An op-ed in last week’s Orange County Breeze titled “All Lives Matter” certainly got my attention, and demands a reasoned response. The author suggests that Black Lives Matter is about elevating black lives above others. This couldn’t be further from the truth, which would be evident if you actually listen to what protesters all over the country are saying. Better yet, visit the BLM website, which expresses “a shared desire for justice,” acknowledging, respecting and celebrating differences and commonalities.
No one can argue with the notion that all lives matter, but the emphasis at this historic time is about Black Lives, because people of African descent occupy a unique place in American history. African Americans are the only ethnic group in this country that was enslaved en masse for economic benefit, and legally treated as property until only 157 years ago. The lynching of George Floyd under color of authority was a watershed moment, finally forcing the American people to acknowledge systemic racism, both in law enforcement and society as a whole.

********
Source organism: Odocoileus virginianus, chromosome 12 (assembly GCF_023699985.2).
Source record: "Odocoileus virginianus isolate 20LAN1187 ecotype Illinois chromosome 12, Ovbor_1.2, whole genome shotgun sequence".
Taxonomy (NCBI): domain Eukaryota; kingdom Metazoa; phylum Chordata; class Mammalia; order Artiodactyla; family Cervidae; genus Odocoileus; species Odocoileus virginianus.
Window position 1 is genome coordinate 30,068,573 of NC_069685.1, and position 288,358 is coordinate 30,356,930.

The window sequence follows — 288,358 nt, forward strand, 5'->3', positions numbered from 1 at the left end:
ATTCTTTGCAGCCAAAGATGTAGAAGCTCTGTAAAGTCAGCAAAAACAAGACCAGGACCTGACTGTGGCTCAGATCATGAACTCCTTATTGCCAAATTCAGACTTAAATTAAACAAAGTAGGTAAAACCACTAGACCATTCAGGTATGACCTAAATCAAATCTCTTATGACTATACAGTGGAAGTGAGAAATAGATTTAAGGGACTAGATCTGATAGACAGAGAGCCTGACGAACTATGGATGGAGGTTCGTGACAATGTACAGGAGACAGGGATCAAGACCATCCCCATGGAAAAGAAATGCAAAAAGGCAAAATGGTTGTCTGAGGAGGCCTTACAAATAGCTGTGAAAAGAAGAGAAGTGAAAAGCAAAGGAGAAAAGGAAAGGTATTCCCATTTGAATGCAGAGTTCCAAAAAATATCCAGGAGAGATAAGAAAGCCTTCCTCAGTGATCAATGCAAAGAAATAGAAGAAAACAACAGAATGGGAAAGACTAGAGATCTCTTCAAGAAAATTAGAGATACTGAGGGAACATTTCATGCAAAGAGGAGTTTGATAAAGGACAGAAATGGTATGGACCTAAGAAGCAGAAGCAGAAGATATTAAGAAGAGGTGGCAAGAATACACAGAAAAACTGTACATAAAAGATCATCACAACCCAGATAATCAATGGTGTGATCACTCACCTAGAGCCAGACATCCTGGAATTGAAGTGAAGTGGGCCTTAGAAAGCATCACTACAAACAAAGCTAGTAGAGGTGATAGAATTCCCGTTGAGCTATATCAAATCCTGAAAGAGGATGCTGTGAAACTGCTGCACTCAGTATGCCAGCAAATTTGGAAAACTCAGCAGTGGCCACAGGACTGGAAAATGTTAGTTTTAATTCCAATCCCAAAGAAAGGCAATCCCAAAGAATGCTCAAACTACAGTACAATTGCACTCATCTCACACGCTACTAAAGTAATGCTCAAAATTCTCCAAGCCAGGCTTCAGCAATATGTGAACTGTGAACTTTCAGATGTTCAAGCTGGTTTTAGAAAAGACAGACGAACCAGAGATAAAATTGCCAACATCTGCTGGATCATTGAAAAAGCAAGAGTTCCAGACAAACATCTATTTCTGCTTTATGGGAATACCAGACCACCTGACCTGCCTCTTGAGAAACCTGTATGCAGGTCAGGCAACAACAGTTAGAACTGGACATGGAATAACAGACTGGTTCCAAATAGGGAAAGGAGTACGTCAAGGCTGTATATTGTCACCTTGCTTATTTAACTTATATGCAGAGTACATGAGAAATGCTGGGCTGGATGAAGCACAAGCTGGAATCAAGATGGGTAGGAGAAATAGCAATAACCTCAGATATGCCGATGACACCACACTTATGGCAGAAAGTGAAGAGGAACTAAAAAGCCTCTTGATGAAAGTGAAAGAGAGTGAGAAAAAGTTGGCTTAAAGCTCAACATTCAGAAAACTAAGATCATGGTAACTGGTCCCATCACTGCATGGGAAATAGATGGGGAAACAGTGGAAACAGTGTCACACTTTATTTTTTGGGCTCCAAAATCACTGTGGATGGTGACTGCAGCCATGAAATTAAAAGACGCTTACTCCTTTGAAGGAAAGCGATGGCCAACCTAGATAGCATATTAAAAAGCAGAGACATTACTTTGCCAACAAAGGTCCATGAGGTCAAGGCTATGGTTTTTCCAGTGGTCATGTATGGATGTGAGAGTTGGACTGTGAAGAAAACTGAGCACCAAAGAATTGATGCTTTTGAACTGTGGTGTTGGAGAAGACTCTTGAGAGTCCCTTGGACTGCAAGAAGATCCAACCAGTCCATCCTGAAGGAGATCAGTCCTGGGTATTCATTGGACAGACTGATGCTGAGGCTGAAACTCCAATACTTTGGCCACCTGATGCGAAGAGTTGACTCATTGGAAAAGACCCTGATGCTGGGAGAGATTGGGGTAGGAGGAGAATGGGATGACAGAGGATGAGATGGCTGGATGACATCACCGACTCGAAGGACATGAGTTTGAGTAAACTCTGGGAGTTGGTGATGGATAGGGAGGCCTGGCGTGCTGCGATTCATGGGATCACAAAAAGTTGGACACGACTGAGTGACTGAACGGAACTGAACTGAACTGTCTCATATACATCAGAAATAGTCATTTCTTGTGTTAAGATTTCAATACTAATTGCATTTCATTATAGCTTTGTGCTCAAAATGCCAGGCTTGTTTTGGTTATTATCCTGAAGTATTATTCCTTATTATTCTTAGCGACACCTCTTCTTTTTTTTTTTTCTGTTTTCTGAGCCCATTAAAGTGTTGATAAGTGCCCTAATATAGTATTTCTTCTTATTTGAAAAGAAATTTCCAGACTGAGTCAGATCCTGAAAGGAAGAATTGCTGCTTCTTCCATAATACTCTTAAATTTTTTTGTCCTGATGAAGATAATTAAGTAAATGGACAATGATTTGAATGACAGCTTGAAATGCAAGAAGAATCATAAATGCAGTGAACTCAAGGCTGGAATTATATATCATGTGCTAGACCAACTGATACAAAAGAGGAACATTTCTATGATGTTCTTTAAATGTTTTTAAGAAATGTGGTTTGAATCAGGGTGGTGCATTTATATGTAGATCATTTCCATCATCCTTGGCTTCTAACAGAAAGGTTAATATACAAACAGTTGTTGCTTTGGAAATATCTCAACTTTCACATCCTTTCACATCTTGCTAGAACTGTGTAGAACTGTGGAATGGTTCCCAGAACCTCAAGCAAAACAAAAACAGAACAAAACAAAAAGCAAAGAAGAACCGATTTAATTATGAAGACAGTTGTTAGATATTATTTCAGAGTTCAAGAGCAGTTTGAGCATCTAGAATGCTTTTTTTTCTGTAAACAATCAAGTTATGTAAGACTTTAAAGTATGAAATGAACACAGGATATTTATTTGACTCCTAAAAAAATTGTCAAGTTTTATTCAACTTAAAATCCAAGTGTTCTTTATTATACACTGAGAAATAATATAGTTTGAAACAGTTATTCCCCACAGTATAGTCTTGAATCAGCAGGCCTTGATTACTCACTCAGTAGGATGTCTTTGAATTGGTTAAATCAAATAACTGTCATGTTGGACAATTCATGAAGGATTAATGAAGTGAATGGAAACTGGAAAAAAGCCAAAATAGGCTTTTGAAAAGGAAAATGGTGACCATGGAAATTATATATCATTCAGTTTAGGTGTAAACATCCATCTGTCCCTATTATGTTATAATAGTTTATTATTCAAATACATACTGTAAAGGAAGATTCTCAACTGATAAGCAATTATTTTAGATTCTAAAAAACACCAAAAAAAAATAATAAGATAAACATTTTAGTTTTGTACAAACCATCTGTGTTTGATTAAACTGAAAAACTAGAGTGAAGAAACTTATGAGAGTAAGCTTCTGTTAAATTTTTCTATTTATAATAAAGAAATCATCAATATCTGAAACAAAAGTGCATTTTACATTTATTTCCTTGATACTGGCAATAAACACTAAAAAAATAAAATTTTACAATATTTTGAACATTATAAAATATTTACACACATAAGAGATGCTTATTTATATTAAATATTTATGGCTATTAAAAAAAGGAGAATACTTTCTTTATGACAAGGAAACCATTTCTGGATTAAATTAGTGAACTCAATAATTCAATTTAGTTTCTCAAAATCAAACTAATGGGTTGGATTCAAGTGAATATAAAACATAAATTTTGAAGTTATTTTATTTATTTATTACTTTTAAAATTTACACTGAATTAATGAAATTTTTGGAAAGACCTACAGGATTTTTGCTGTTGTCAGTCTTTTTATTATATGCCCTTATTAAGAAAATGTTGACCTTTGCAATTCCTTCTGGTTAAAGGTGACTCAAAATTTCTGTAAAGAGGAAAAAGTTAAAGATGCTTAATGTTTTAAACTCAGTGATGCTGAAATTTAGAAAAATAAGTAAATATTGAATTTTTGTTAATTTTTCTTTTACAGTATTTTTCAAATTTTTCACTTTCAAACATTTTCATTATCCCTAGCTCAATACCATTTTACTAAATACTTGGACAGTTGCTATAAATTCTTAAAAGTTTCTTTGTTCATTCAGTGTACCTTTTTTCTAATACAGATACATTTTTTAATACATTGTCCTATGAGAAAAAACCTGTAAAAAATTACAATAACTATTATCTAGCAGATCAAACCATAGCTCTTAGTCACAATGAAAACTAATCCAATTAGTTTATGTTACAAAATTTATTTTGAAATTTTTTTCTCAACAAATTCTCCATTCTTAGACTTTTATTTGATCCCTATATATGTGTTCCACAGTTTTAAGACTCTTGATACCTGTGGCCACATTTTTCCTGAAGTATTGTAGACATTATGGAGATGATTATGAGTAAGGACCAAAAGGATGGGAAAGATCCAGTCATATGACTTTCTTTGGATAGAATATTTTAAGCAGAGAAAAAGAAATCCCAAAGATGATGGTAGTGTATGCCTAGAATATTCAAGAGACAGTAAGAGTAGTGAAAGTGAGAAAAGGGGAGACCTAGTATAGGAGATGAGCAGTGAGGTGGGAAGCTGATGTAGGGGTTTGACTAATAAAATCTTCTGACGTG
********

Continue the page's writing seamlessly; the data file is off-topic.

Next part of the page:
The Emancipation Proclamation in 1863 freed the slaves, but did not end racial injustice. It is noteworthy that most of the confederate monuments that have become so controversial were not erected in the wake of the Civil War to commemorate the confederacy, but during periods of racial conflict, particularly the Jim Crow era of the late 19th and early 20th centuries. We’ve made progress, but the murder of George Floyd and disproportionate killing of other people of color shows that we still have a long way to go.
So black lives matter. Not more than any others, but this is the time to appreciate that for too long, black lives have often mattered less than other lives. The idea of including ethnic studies in the curriculum for LAUSD (or other districts) isn’t “kowtowing to that one group,” but recognizing that shared knowledge and understanding is critically important if we are to move forward as a nation.
Michael V. Sanders